HearUsHere uses GPS/beacon coordinates to place sounds and an adjustable radius towards every sounds to change volume when you are within the radius of the sound. Sounds can overlap when they are close to each other. This way you can compose your own audio experience of the city, you create 'fade in' and 'cross fades' yourself by changing location.

I’m also impressed by the UI. By locating the user on a map and letting them simply “start” the experience and navigate the space, they have created an interface that is effective and unobtrusive. Your phone remains in your pocket and out of sight—praise the Lord!

Another great thing about HearUsHere is that its code is open source. We considered doing with Asunder and might still do...


Perhaps what is most exciting to me about Klasien’s email is that it validates of a pet theory of mine. My theory is that when you pursue personal projects (“passion projects,” if you will) and put them out in the world (aka, the Internet), unexpected and interesting things happen. The people you would love to meet find you. The opportunities you chased come knocking at your door. It’s quite exhilarating! And addictive...

Oscar Wilde wrote, “to be intelligible is to be found out.” To pursue passion projects is also to be found out. Mikal Hart expresses this serendipity better than anyone else I’ve heard. I highly recommend his amazing Creative Mornings presentation.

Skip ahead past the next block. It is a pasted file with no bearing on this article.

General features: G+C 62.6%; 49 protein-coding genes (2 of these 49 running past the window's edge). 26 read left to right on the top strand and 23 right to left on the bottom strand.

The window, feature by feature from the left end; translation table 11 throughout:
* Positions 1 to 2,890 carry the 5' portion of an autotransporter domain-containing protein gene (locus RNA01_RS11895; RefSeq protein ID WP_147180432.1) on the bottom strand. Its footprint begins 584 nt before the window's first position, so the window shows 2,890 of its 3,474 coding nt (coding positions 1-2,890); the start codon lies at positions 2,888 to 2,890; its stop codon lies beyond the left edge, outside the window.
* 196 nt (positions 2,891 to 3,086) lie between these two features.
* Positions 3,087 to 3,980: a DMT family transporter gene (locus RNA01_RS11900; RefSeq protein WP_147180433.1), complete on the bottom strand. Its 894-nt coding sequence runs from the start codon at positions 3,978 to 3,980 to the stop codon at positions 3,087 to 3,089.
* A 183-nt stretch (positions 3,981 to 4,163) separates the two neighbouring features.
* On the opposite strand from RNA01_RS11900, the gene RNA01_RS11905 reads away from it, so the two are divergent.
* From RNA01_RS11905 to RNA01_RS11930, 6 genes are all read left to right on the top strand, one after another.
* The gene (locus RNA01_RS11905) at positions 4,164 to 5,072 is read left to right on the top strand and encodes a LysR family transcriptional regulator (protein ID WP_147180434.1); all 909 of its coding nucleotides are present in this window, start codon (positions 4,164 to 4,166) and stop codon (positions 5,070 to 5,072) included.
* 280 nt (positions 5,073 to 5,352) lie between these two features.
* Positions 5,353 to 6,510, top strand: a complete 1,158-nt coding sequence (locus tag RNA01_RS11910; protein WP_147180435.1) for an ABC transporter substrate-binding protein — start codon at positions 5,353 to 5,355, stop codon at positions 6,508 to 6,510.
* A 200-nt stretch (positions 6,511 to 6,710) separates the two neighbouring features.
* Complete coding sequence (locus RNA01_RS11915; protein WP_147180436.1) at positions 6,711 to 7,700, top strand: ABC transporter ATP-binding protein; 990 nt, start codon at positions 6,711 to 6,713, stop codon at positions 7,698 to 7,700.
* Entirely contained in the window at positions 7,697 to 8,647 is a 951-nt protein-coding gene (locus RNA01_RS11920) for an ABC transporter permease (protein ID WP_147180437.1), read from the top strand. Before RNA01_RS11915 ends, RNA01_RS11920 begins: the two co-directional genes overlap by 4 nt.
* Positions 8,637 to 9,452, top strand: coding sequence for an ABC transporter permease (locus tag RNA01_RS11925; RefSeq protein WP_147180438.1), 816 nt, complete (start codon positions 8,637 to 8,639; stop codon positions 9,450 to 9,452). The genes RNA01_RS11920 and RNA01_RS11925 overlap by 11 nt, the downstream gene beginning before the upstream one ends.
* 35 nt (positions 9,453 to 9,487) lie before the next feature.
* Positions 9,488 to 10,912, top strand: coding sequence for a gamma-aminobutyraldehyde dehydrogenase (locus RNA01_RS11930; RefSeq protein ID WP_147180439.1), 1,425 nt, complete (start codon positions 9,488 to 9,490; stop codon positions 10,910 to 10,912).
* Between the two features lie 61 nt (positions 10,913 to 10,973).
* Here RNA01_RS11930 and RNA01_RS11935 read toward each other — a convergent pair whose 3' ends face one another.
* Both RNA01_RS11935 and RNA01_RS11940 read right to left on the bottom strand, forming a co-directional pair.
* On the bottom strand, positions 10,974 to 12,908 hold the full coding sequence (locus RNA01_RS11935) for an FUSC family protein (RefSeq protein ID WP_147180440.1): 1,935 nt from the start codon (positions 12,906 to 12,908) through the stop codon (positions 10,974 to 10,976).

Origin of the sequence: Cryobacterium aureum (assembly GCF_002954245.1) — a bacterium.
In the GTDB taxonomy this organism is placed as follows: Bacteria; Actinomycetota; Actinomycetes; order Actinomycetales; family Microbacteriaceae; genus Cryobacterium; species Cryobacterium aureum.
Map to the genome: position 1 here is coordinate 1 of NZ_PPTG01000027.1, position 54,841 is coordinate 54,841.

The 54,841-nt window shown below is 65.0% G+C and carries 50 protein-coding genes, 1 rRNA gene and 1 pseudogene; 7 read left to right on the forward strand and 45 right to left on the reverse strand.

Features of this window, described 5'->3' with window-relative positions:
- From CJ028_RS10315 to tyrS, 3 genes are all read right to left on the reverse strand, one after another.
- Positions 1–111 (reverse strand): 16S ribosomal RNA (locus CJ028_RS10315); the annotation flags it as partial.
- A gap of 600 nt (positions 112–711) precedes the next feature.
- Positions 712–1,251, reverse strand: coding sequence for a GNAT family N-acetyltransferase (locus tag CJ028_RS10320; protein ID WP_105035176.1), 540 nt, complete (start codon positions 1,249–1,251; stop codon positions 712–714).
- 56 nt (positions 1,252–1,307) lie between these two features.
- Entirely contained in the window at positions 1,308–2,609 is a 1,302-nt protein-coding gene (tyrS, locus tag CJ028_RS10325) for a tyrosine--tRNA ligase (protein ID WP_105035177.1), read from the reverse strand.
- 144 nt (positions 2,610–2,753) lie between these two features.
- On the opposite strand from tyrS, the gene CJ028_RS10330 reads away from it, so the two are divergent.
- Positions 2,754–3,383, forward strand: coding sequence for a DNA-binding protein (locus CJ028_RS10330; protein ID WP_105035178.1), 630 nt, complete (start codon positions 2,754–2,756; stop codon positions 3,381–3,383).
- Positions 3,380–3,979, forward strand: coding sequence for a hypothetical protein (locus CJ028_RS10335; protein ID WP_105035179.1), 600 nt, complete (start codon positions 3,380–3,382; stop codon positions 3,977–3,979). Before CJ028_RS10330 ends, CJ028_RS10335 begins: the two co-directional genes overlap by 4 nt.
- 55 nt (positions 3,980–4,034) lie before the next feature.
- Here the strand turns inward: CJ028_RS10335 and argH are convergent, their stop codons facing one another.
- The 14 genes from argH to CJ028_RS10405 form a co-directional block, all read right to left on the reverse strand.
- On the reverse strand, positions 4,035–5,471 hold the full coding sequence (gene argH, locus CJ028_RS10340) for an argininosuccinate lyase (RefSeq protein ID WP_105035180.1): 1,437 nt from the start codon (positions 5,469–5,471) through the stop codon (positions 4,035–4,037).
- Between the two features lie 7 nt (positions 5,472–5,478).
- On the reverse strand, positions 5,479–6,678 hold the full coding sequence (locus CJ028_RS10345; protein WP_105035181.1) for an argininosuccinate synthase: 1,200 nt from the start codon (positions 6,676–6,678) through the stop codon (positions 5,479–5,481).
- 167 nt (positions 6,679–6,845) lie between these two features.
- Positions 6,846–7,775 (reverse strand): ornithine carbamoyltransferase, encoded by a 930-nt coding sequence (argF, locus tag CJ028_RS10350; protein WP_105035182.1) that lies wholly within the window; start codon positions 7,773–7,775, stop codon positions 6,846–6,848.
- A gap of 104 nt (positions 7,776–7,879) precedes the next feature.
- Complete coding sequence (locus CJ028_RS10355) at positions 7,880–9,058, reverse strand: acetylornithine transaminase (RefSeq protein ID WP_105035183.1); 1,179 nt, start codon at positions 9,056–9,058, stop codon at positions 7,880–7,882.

Asunder at SXSW 2015

Asunder at SXSWi 2015.jpg

This week we were thrilled to find out that we'll presenting at SXSW Interactive 2015. Our panel is tentatively titled "Doing It in Public: BLEs and Modern Storytelling," and we'll be discussing all that we've learned from making Asunder. If you are attending the conference, please stop by!

Panel Summary

Bluetooth Low Energy devices are poised to become the next big trend in the Internet of Things. Sadly, the use cases for BLEs read like a dystopian sci-fi novel. We deserve better.

F*ck coupons! Why can't BLE's offer interesting, interactive, and location-specific content instead? BLEs are dirt cheap and can already talk to most smartphones. Just two of many reasons why BLE-based platforms have such amazing potential. We've been exploring them for storytelling and are keen to help you do so too.

In this SXSW panel session, we'll be discussing our approach to creating the narrative geo-spatial platform, Asunder.

Questions the panel will answer:

  • How do you create compelling placemaking experiences using BLEs?
  • What are some content opportunities and challenges for creating site-specific storytelling experiences?
  • What are some design principles for the UI/UX for these experiences?
  • How do you create BLE experiences that are not creepy or annoying?
  • How do you combine the elements of narrative, screen-based interactions, and social interactions into a single seamless experience?

We want you to leave our session inspired! Let's create more BLE platforms and proliferate media-rich, immersive, location-specific storytelling in every community!